Rock Band 2 Wireless Guitar and Drums Hardware Review

Just like the actual Rock Band 2 game, the new Rock Band 2 peripherals work more at refining the experience than redefining it. The wireless guitar and wireless drum kit add a bit of freedom from tripping and crashing into coffee tables, as well as minor design decisions that only improve your fake rocking out. The improvements aren't different or better enough for Rock Band 1 owners to throw out their current gear and buy these versions, but they are a great bonus for people who are buying the Rock Band 2 set.

The Guitar: The differences between the wireless Rock Band 2 guitar and the wired Rock Band 1 guitar are minor. The most obvious one is the fact that you can now, as Bruce Dickinson advises, "really explore the studio space" without yanking your Xbox 360 onto the floor. It may sound like nothing special, but it's one of those things—like getting waxed—that you have to experience for yourself to understand.

The strummer is almost exactly the same as the first, but has a slight increase in firmness to it. Nowhere near as clacky like Guitar Hero's, but Rock Band fans like it that way. The fret buttons are also exactly the same, with five up on top and five down below for solos. These are also slightly modified to feel better to the touch.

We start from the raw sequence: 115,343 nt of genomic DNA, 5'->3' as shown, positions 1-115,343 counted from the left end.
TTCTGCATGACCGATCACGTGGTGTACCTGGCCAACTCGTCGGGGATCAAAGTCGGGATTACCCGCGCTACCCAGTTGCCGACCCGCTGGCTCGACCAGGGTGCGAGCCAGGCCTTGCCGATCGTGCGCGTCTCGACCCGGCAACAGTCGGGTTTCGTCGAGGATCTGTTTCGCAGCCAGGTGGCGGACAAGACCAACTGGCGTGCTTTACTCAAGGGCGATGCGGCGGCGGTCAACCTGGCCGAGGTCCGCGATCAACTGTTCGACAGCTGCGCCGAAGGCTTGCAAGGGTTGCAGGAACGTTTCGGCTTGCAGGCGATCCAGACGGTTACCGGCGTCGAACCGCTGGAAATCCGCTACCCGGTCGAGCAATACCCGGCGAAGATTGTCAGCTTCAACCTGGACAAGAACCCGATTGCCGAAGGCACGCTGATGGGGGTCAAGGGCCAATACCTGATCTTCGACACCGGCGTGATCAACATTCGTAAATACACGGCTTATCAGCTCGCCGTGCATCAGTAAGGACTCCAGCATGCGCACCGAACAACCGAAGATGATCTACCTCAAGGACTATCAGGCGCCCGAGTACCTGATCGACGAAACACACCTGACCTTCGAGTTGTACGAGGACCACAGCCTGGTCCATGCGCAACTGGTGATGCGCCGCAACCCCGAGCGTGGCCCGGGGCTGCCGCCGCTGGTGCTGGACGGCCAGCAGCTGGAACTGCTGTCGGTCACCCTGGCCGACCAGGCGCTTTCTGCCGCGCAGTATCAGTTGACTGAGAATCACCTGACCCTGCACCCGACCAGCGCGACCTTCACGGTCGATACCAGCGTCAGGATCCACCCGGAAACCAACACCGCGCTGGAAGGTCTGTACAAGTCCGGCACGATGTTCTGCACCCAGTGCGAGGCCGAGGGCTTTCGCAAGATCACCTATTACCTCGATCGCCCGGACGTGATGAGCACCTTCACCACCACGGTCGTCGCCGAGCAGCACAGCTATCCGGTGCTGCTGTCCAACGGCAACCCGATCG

The exterior design is modelled after the Fender Stratocaster, with a faux wood finish look (the guitar is still plastic) that's nicer than Rock Band 1's. It's also slightly shorter by a couple inches. It's not an amazing upgrade, but definitely improves on the old version in every way. All these miniscule changes made our playing better. Not incredibly better, but just enough that we notice a difference. Still not good enough to pass Green Grass and High Tides on expert though.

The Drums: Rock Band 2's wireless drums are also slightly changed from the original, including a reinforced kick pedal to address breaking issues and velocity-sensitive drum pads. The target smack in the middle of each head makes it a lot easier to hit the centre of the pad and not the edges because there's a subtle difference in sound when you hit compared to the rest of the face. The wireless on these drums isn't a huge deal because unlike the guitar, you're not roaming around your living room while drumming. It is useful for keeping the area between you and the TV clear, which is always great for clumsy drummers and singers. We didn't get a chance to test the cymbal add-on, which should add an extra layer of complexity for experienced drumsters.

Just like the guitar, the minor changes found in the drums aren't worth upgrading for if you already own a set. Instead, you can think of these as a bonus for people who were patient enough to wait for Rock Band 2 before joining the rhythm music craze. [Amazon Drums and Amazon Guitar]

Be sure to check out Kotaku for their review on Rock Band 2 itself.

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